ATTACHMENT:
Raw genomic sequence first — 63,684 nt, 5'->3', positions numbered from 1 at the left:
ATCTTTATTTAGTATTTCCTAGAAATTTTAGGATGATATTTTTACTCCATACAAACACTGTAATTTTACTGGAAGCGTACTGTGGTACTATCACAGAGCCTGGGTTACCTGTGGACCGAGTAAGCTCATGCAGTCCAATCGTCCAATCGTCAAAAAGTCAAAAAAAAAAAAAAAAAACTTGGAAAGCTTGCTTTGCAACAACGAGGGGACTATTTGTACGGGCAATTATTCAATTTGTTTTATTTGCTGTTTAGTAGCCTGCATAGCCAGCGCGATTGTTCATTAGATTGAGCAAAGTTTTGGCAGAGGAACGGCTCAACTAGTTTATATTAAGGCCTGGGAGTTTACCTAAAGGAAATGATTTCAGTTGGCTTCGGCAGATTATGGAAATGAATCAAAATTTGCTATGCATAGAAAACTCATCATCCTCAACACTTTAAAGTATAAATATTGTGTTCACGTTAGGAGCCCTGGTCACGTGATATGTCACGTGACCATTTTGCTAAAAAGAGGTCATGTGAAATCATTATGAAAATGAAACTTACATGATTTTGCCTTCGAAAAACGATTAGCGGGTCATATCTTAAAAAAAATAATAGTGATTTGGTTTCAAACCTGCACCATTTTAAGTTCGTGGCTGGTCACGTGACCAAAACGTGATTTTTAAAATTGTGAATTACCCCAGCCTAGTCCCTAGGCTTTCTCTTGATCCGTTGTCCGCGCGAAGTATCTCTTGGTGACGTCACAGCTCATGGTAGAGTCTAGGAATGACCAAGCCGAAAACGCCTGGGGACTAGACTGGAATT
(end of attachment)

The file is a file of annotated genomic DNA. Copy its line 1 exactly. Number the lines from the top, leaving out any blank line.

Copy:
Raw genomic sequence first — 63,684 nt, 5'->3', positions numbered from 1 at the left: